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[Dunia] Polis Thai lagi Corrupt...

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Post time 25-3-2016 03:14 PM | Show all posts |Read mode
BANGKOK: The dash cam video is jaw-dropping - On a virtuallyempty stretch of highway, a midsize car is seen traveling in the slow lane.Suddenly, a black Mercedes-Benz zooms into the frame and rear-ends the car attremendous speed. Within a split second, a cloud of smoke and debris fill thevideo screen. What happened next is now well known in Thailand andthe focal point of growing outrage. The midsize car burst into flames and thecouple inside, both graduate students in their 30s, died at the scene of theaccident. The Mercedes driver, the son of a wealthy Thai businessman, survivedwith minor injuries and refused both alcohol and drug tests — and his wisheswere respected. Police say he was driving at an estimated 240 kilometers (150miles) per hour. Since the video was widely shared on social media last week,the fatal March 13 crash has reignited a debate about the impunity of the richand well-connected in Thailand.A similar debate raged in the U.S.with the case of the Texasteenager who used an “affluenza” defense in a deadly drunken-driving wreck. TheMercedes driver, Janepob Verraporn, 37, now tops a list of “Bangkok’s deadly rich kids,” as one Thainewspaper calls the children of privilege who have killed with their fancycars. TV talk shows, social media forums and editorials have chimed in on adebate that asks whether justice will be served this time or — if history isany guide — if Janepob will walk away from the crime without serving time.Police have rushed to defend themselves against criticism for initiallymishandling the case and acting to shield Janepob, whose father owns a luxurycar import company. “The law is the law — whether you are rich or poor you haveto pay for what you’ve done,” national police spokesman Songpol Wattanachaisaid Monday, asking skeptics to have faith in the police. “Justice will beserved. Just because he is rich doesn’t mean he won’t go to jail. I’m askingpeople not to think that way.” Police who initially handled the case inAyutthaya province, about 50 kilometers (30 miles) north of Bangkok, werequickly sidelined after failing to test Janepob for alcohol and drug use — andthen defending the blunder. Speaking on TV, a police commander said the suspecthad the right to refuse breath and blood tests, adding that both police andrescue workers did not smell any alcohol on Janepob’s breath. Amid publicuproar, police filed a charge last week against Janepob for driving while unfitor intoxicated, which carries a prison sentence of three to 10 years, said Ayutthaya’s deputy policechief, Col. Surin Thappanbupha. Under Thai law, he said, a refusal to be testedis tantamount to driving under the influence. Janepob faces another charge ofreckless driving causing death and property damage, which carries a maximum of10 years in prison. Janepob was spared provisional detention after posting200,000 baht ($5,700) bail and is currently at one of Bangkok’s private hospitals. The Nationnewspaper said in an editorial on Sunday that the case had hit a nerve in Thailandbecause of “the sense that there is one set of rules for the rich andinfluential and another for everyone else.” “Stop me if you’ve heard this onebefore,” the editorial begins. “An expensive car crashes. One or more peopledie. A person with a recognizable name ... emerges from the wreckage and fleesthe scene. No breath test is administered. Compensation is offered and thefamily tries to wriggle their way out of any legal consequences. The policefail dismally at their job.” One of Thailand’s most famous untouchablesis an heir to the Red Bull energy drink fortune. In 2012, Vorayuth Yoovidhya, agrandson of Red Bull founder Chaleo Yoovidhya, slammed his Ferrari into apoliceman and dragged the officer’s dead body along a Bangkok street beforedriving away. Vorayuth, who was then 27, has yet to be charged. In that case,police initially attempted to cover up his involvement by arresting a bogussuspect. In 2010, Orachorn Devahastin Na Ayudhya was 16 and driving without alicense when she crashed her sedan into a van on a Bangkok highway, killing nine people.Orachon, the daughter of a former military officer, was given a two-yearsuspended sentence. In a country that values deference and patronage, and wherepolice are infamously corrupt, there have been many other similar cases. ButJanepob’s carried the added shock value of visuals. The video of the crash wastaken by a nearby car’s dashboard camera, and quickly went viral. A few dayslater, another video was uploaded and widely shared showing Janepob’s Mercedessmashing through an Easy Pass toll gate about anhour before the crash. Bangkokresident Nant Thananan, 35, was among many who expressed their exasperation onFacebook. “It’s so frustrating because there’s nothing we can do. We know thiscase will go away. We’ve seen it before,” said Nant, who owns a popular Bangkok food truck. “Wekeep asking ourselves, when are the police going to be ashamed enough to do theright thing?” -- AP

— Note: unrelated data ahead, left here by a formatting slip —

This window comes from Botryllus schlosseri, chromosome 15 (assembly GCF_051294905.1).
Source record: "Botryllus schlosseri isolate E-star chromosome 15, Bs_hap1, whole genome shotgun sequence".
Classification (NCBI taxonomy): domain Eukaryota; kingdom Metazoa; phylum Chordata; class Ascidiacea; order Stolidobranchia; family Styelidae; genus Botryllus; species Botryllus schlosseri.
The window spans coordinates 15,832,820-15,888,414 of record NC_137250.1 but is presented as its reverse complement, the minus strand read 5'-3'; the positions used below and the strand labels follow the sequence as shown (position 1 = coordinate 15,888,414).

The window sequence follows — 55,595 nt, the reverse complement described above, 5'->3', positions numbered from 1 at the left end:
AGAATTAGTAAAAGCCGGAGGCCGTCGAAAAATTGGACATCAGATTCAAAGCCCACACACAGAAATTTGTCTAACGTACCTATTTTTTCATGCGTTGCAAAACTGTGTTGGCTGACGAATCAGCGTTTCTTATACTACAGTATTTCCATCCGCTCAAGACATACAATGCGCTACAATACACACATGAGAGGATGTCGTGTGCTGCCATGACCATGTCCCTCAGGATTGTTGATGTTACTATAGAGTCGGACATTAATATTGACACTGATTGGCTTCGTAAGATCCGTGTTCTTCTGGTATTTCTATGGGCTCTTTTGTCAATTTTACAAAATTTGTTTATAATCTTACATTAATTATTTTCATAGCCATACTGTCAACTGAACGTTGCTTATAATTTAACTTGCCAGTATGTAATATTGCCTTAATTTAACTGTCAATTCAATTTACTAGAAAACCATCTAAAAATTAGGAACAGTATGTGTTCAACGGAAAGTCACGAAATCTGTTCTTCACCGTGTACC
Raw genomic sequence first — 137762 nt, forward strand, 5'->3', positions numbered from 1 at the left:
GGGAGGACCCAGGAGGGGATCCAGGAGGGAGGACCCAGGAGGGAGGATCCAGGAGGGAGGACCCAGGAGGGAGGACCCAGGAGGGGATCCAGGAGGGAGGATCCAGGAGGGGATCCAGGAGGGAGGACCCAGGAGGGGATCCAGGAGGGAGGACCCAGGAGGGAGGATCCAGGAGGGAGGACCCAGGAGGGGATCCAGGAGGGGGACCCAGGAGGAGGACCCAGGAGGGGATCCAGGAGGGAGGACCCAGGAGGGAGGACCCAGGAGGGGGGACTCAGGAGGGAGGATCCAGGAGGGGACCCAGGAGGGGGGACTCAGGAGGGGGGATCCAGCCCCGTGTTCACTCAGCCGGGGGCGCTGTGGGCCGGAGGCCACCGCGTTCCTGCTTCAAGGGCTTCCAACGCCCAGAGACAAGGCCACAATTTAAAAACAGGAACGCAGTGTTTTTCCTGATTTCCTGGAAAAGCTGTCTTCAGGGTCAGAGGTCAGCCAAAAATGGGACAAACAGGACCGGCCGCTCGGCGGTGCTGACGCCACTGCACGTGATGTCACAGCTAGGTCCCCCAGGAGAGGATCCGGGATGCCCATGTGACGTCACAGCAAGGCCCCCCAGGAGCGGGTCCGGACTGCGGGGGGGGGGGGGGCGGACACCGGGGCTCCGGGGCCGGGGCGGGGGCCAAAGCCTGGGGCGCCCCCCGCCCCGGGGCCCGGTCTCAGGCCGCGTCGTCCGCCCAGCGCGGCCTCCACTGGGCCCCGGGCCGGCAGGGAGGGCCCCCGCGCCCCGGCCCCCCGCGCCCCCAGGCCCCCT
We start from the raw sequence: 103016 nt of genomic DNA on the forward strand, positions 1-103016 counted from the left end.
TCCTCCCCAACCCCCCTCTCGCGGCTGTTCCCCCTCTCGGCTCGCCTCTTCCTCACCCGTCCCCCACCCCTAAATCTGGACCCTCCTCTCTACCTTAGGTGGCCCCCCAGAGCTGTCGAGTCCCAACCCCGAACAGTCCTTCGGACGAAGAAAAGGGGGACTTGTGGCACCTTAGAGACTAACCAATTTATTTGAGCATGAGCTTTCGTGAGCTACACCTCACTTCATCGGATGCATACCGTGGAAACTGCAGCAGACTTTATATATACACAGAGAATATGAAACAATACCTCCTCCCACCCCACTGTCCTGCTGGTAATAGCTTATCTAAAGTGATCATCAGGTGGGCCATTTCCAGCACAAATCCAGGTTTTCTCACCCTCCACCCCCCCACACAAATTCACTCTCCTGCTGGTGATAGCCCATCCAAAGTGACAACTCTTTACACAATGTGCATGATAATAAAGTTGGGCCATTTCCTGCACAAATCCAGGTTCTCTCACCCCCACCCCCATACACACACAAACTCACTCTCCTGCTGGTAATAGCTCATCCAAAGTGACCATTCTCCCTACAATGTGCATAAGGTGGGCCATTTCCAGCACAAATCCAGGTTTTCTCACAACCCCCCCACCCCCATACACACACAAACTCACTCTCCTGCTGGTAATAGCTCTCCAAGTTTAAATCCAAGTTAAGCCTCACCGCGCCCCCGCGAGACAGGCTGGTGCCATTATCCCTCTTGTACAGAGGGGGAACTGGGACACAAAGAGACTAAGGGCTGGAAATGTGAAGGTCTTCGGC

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Post time 25-3-2016 03:17 PM | Show all posts
tapi.. polis indon paling corrupt..
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Post time 25-3-2016 03:18 PM From the mobile phone | Show all posts
sgbuloh replied at 25-3-2016 03:17 PM
tapi.. polis indon paling corrupt..

indon yg tu mmg takyah ckp nak dpt keje gomen... bab borang pun rasuah
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Post time 25-3-2016 03:20 PM | Show all posts
indon tak yah ckp la....
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 Author| Post time 25-3-2016 04:20 PM | Show all posts
Indon dlm katergory lain.....
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